The excavated remains: Sustained removal of the sand over a period of time has brought to light several buried structures around the Shore temple. Unique among them is a stepped structure, a miniature shrine, a Bhuvaraha image, a reclining image of Vishnu, and a well from Pallava King Narasimhavarman Rajasimha’s reign (638-660 CE), all of which are carved in the live bedrock. Remains of additional temples have recently been excavated, including one to the south of the Shore temple.

Criterion (i): The bas-relief of the “Descent of the Ganges” is – like that of the island of Elephanta – a unique artistic achievement.

Criterion (ii): The influence of the sculptures of Mahabalipuram, characterized by the softness and suppleness of their modelling, spread afar to places such as Cambodia, Annam and Java.

Criterion (iii): Mahabalipuram is, pre-eminently, the testimony to the Pallavas civilization of southeast India.

Criterion (vi): The sanctuary is one of the major centres of the cult of Siva.

Integrity

Within the boundaries of the Group of Monuments at Mahabalipuram are located all the elements necessary to express the Outstanding Universal Value of the serial property, including the mandapas, rathas, rock reliefs, temples, and excavated remains of the great Pallava dynasty. The property is in a good state of conservation. There are no major threats affecting the property, which is monitored and well maintained by Archaeological Survey of India. Identified potential threats to the integrity of the property include encroachment and unauthorized constructions in the prohibited/regulated areas.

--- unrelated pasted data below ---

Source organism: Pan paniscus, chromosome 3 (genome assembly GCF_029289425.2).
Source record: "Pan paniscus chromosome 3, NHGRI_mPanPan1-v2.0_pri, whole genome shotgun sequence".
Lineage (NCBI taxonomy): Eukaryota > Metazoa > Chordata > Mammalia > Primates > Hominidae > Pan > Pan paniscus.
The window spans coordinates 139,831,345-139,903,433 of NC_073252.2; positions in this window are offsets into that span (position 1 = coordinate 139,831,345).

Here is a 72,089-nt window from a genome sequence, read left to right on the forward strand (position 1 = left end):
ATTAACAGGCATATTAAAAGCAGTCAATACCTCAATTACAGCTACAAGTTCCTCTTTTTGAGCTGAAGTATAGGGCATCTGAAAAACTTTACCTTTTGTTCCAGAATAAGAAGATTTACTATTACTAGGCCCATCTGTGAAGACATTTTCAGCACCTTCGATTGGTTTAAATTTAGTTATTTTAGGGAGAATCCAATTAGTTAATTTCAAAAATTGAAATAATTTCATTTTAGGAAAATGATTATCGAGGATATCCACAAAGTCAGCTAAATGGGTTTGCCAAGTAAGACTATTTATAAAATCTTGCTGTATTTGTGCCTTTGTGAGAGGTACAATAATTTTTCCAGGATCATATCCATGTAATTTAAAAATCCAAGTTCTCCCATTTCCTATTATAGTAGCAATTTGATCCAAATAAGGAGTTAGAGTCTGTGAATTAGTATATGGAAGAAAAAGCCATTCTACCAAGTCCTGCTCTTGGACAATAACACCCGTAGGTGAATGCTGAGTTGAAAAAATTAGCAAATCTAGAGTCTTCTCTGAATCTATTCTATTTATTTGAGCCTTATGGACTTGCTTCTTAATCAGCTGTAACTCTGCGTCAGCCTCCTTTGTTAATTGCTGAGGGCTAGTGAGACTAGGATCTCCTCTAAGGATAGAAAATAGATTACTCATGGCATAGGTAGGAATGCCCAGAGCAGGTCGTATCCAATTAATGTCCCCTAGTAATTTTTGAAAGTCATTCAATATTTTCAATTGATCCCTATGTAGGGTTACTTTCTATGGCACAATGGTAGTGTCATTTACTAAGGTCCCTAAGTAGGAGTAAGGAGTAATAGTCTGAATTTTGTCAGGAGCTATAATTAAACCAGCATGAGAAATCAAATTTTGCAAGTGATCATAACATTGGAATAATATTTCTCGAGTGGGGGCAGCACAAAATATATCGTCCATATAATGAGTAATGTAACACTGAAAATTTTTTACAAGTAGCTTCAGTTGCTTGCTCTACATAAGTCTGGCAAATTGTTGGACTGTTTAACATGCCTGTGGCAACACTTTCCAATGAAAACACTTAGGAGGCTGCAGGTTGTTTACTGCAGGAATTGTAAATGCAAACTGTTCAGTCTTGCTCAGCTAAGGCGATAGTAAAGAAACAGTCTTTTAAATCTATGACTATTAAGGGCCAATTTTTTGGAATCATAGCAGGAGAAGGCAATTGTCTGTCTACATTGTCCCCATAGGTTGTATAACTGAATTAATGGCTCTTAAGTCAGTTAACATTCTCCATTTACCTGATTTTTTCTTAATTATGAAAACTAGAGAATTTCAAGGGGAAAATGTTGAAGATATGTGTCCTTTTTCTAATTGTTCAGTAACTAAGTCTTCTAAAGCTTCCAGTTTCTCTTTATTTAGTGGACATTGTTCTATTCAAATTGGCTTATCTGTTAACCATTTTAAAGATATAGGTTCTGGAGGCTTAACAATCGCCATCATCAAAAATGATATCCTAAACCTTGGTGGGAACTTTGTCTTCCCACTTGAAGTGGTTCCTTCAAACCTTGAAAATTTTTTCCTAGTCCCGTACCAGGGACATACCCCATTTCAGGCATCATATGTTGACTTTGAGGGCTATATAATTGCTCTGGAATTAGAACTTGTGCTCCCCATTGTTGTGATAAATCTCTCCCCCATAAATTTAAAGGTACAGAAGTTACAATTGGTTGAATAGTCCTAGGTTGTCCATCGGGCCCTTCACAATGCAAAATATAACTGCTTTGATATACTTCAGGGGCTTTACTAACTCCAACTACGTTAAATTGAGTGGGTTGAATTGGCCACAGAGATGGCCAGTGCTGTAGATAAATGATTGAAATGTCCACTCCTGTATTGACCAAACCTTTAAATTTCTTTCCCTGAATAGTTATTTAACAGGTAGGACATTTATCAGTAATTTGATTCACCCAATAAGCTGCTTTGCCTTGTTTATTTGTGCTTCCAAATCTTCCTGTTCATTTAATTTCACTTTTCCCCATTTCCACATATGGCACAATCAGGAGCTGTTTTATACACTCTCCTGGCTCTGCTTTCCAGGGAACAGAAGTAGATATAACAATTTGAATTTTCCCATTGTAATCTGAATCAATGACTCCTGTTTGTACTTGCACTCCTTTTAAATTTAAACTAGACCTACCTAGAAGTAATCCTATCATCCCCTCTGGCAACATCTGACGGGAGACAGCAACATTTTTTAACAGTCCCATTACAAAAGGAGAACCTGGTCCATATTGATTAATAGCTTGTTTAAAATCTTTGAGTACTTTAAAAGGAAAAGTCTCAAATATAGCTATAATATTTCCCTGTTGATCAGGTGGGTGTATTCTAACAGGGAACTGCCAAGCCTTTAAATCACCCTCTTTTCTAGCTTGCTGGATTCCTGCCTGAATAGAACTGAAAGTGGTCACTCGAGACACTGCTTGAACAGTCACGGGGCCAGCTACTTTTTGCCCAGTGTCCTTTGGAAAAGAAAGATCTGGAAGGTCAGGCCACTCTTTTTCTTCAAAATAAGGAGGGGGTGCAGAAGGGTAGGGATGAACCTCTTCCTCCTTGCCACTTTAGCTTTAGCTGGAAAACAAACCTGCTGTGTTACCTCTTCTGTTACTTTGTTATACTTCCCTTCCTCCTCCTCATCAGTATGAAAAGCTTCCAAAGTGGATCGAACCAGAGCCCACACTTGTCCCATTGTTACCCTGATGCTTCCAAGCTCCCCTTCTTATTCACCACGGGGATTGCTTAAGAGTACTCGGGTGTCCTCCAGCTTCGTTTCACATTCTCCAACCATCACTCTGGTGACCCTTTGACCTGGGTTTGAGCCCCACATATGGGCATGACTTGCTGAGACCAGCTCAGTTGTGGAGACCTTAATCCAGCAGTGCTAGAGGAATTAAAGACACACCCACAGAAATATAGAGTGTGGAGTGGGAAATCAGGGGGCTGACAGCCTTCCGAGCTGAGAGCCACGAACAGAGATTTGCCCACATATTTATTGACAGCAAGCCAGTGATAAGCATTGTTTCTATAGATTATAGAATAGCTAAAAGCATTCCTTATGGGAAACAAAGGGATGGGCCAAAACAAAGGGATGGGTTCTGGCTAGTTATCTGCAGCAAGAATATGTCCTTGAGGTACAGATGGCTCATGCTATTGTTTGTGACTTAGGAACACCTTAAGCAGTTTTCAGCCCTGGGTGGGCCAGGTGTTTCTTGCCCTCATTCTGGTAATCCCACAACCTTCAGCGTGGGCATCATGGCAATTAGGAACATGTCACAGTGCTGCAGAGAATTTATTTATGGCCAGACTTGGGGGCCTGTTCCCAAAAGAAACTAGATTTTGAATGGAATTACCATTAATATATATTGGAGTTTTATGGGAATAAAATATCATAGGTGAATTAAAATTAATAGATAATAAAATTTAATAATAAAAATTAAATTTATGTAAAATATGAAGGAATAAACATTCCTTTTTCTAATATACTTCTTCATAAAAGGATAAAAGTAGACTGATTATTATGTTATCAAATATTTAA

Authenticity

The property remains in its authentic state in terms of locations, forms, materials, and designs. The authenticity of the property focuses on the creation and experimentation in rupestral architecture, which culminated in the evolution of structural temples. The artefacts revealed during recent excavations add to the value of the property as the representation of a masterpiece of human creative genius.

Protection and management requirements

The property is protected, conserved, and managed by the Archaeological Survey of India (ASI) through the Ancient Monuments and Archaeological Sites and Remains (AMASR) Act (1958) and its Rules (1959), amendment (1992) and Amendment and Validation Act (2010). The prohibited (100 m) and regulated (200 m) areas surrounding the World Heritage property are constantly monitored to minimize adverse impacts. A regular conservation and monitoring schedule is maintained by the ASI to ensure the property is in good state of conservation. Assessment of the state of conservation of the property, as well as visitor and landscape management plans, form the basis of long-term management aimed at maintaining the Outstanding Universal Value.

No major development pressures or threats are affecting the property. Sustaining the Outstanding Universal Value of the property over time will require continuing the coordinated efforts with the help of state departments to stop encroachment and unauthorized constructions in the prohibited and regulated areas.